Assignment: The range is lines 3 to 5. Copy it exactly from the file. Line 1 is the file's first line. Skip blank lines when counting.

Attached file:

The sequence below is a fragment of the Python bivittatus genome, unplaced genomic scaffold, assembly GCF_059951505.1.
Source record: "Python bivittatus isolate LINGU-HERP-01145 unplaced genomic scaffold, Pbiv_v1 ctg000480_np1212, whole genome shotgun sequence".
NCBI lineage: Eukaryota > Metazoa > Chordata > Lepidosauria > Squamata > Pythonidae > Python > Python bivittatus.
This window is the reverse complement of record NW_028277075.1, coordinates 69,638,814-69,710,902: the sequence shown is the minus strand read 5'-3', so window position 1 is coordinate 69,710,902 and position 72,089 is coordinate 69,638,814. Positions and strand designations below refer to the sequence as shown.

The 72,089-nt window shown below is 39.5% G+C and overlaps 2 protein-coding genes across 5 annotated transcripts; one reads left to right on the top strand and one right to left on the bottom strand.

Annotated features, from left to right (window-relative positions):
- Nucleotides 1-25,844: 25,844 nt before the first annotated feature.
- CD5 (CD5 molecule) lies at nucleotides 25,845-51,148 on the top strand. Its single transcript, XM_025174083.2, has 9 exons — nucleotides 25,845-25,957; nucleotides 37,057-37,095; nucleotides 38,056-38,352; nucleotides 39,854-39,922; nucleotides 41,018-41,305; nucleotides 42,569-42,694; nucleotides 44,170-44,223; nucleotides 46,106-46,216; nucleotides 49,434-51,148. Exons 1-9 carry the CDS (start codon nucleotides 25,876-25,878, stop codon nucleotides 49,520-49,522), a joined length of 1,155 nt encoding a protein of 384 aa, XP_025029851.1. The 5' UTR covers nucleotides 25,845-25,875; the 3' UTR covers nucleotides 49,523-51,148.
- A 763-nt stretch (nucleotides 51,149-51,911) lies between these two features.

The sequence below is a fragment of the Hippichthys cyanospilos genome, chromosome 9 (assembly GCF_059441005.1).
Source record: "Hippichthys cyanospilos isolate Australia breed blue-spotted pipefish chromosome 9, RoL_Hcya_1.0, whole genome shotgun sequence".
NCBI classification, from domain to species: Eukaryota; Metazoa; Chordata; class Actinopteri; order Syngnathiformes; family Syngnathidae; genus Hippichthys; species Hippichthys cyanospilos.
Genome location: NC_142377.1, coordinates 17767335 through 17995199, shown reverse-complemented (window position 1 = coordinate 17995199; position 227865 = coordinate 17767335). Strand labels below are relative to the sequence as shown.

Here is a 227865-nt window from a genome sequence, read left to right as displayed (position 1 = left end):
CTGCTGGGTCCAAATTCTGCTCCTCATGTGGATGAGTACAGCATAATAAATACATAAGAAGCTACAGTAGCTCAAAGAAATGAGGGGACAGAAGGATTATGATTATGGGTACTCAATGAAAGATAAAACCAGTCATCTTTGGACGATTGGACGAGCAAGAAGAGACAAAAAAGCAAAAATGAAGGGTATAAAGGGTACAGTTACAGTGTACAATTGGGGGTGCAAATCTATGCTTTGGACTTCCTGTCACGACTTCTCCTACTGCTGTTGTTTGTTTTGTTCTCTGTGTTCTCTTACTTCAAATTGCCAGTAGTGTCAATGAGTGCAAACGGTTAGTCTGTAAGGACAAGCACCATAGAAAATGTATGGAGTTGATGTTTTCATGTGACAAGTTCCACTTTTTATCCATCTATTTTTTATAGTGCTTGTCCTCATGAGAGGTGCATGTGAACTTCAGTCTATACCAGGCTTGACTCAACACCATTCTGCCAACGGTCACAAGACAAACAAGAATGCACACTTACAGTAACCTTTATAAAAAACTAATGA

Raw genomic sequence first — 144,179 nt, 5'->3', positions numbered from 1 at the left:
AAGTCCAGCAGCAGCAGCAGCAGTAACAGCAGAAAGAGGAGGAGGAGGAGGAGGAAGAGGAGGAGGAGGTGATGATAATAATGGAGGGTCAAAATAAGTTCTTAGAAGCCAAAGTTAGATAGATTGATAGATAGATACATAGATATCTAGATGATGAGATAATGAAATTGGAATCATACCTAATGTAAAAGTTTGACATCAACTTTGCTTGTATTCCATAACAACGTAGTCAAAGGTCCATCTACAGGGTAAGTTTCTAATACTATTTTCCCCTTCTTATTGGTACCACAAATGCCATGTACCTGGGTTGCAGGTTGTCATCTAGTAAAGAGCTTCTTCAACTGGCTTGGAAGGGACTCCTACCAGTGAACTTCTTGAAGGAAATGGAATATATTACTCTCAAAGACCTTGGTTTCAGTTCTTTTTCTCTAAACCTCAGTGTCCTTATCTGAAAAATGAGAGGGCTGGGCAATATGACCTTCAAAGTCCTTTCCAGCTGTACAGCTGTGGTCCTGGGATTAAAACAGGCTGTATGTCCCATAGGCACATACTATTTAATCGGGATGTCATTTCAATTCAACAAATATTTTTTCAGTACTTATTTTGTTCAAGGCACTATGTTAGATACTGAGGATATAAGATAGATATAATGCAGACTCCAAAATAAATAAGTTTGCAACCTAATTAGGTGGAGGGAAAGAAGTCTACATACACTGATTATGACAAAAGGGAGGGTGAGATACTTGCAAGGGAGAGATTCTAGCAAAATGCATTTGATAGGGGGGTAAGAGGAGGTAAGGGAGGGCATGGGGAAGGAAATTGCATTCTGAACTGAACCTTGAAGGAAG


NCBI lineage: Eukaryota > Metazoa > Chordata > Lepidosauria > Squamata > Pythonidae > Python > Python bivittatus.
This window is the reverse complement of record NW_028277075.1, coordinates 69,638,814-69,710,902: the sequence shown is the minus strand read 5'-3', so window position 1 is coordinate 69,710,902 and position 72,089 is coordinate 69,638,814. Positions and strand designations below refer to the sequence as shown.

The 72,089-nt window shown below is 39.5% G+C and overlaps 2 protein-coding genes across 5 annotated transcripts; one reads left to right on the top strand and one right to left on the bottom strand.